This is a complex argument. It is as follows. As a word, security can mean a lot of things. One need only consult a good dictionary. Security used this way is abstract (and useless). But as a concept, security means something and refers to something. It means, roughly, national security, and refers to the state (more below). Security in this sense is analytic(ally useful). [Hence the title of the subsection!]

Now, in the attempts to broaden the notion of security, various other referents apart from the state have been subsumed under security: Waever mentions individuals and the global collectivity, but also the region. Not just that, various aspects of life — say, economic, social, cultural, environmental — which impinge on individuals and the global collectivity at large and which (i.e. those aspects just mentioned) are not part of the traditional concept of security becomes if not security issues themselves, issues relevant to security.

Two problems. First, if it is the same concept of security — Waever thinks it is — that is extended to these realms, then the traditional concept of security with its emphasis on state action usually of a military kind is perhaps not the best way to think about these realms and the issues that concern them. Securitizing these other issues or realms is not really desirable. His recommendation is that we instead try to desecuritize them. Hence the title of the essay! This summary will unfortunately not cover his concrete recommendations.

Second, but if it is not the same concept of security, a new concept of security will have to be articulated. The attempts to broaden security have not done so.

This doesn’t mean that the concept has nothing to do with individuals or with the world. It only means that security “has to be read through the lens of national security.” “Therefore, as indicated in Figure 1, I do not locate security at three levels but at the center of the hourglass image.”

Why do I insist on this?

“[Because] the label ‘security’ has become the indicator of a specific problematique, a specific field of practice. Security is, in historical terms, the field where states threaten each other, challenge each other’s sovereignty, try to impose their will on each other, defend their independence, and so on. Security, moreover, has not been a constant field; it has evolved and, since World War II, has been transformed into a rather coherent and recognizable field. In this process of continuous, gradual transformation, the strong military identification of earlier times has been diminished — it is, in a sense, always there, but more and more often in metaphorical form, as other wars, other challenges — while the images of ‘challenges to sovereignty’ and defense have remained central.”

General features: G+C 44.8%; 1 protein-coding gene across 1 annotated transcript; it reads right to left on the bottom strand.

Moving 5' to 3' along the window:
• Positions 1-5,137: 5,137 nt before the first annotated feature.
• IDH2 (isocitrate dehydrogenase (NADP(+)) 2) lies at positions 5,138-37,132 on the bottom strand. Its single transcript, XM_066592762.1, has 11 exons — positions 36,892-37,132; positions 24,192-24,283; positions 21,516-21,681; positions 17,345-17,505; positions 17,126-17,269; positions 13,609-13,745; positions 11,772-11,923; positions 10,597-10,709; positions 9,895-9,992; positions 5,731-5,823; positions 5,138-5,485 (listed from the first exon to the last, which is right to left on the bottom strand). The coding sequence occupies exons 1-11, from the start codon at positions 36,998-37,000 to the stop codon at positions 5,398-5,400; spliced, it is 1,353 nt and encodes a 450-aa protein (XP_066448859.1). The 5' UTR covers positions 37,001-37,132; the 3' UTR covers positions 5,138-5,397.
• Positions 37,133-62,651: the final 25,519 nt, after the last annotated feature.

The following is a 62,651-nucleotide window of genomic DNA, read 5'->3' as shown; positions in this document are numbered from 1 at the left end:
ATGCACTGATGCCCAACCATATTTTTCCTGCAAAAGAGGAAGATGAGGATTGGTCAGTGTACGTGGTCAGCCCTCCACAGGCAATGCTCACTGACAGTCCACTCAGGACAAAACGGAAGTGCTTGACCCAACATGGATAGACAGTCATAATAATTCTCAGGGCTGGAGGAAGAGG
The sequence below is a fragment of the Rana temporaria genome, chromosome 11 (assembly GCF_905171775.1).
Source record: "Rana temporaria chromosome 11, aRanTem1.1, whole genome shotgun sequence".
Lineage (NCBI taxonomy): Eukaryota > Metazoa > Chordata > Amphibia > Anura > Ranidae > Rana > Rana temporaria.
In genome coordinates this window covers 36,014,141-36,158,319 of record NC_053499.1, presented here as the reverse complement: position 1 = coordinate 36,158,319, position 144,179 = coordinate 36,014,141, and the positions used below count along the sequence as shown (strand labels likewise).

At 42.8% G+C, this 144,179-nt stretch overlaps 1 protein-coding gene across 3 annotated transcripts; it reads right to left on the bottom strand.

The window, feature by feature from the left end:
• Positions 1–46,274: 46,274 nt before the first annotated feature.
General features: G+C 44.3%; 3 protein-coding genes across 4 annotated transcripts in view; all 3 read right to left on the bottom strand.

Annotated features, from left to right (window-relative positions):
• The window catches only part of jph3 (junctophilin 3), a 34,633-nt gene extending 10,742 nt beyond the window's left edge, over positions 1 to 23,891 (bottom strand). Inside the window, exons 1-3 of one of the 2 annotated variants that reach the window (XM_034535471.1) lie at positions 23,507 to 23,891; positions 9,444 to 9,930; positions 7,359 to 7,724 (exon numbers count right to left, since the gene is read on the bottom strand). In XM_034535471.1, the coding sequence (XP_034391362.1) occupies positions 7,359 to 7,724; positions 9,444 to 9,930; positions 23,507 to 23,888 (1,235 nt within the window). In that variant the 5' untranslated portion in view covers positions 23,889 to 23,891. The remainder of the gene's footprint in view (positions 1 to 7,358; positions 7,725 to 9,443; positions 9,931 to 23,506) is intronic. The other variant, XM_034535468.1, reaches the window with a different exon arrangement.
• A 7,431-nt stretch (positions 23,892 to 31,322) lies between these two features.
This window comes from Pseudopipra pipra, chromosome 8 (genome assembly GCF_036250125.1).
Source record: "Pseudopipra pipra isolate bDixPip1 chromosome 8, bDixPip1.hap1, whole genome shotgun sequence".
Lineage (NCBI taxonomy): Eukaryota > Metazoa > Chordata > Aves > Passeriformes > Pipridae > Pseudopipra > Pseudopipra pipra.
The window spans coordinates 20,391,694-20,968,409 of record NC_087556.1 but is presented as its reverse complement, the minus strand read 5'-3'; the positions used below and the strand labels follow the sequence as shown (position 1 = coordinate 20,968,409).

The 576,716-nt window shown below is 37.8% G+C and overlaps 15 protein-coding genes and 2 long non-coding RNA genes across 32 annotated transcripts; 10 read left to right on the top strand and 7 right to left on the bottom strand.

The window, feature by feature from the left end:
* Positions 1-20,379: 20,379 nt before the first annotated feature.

This insistence is not intended to malign attempts to broaden security. Such attempts are instructive. But if we are interested in contributing something to the debates on security (otherwise also called strategic studies) and national interests, we must not be waylaid by the the word security but be conscious of the concept of security.

What is this concept? It does not have to do with some clearly defined objective or a state of affairs. It has, instead to do with certain typical operations the field of practice of security as defined above. In doing so we are not leaving, at least initially, the traditional realm specified by the state and expressed in terms such traditional notions as national security, threat, sovereignty, etc. But in concentrating on the operations — speech acts and modalities — we might subsequently be able to show how such operations may which characterise the concept of security may be applied to other realms such as the society.

This is another dense argument. Some remarks that might be helpful. When we talk of national security, or talk about the concept of security generally, we tend to think of a state of security which must be attained. [“State” here means a situation as in “My mind was in a peaceful state”. The connection between “state” in this sense and “state” as in “the Indian state” or “nation-states” is not accidental.] The nation must be secure, or secured, we say. This is the idea of security as an objective or a state of affairs which must be attained.

But Waever says that he will articulate security in terms of certain typical operations which are certain speech-acts and modalities. What these are we do not know just yet. But this much is clear: the concept of security no longer designates an objective or a state of affairs. It will instead refer to certain activities. It has to do with what people — scholars, politicians, military generals, and so on — do rather than what they aim at.